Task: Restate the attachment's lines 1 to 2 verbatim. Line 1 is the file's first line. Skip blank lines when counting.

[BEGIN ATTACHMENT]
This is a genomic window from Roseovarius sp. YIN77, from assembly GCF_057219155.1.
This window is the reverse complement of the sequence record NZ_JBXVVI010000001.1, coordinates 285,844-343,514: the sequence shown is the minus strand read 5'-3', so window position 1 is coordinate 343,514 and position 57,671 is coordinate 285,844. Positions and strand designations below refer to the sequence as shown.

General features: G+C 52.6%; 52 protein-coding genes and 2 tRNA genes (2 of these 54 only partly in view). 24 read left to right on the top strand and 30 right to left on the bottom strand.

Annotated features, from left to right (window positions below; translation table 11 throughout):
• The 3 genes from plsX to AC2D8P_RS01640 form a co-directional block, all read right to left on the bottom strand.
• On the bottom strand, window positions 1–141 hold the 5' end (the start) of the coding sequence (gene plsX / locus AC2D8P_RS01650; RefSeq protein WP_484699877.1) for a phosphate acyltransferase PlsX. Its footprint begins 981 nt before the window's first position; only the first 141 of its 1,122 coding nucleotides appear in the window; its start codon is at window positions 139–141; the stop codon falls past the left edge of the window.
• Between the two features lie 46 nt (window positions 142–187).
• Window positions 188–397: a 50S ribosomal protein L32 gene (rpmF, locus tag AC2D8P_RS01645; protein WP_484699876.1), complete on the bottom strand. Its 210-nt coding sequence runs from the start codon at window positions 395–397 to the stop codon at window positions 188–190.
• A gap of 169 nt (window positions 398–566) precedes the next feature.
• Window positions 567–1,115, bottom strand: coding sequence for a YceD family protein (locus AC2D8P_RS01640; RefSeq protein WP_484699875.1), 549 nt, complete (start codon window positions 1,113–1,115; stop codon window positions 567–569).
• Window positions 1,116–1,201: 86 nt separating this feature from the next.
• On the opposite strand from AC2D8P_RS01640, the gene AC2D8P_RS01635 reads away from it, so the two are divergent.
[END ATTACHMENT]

This is a genomic window from Roseovarius sp. YIN77, from assembly GCF_057219155.1.
This window is the reverse complement of the sequence record NZ_JBXVVI010000001.1, coordinates 285,844-343,514: the sequence shown is the minus strand read 5'-3', so window position 1 is coordinate 343,514 and position 57,671 is coordinate 285,844. Positions and strand designations below refer to the sequence as shown.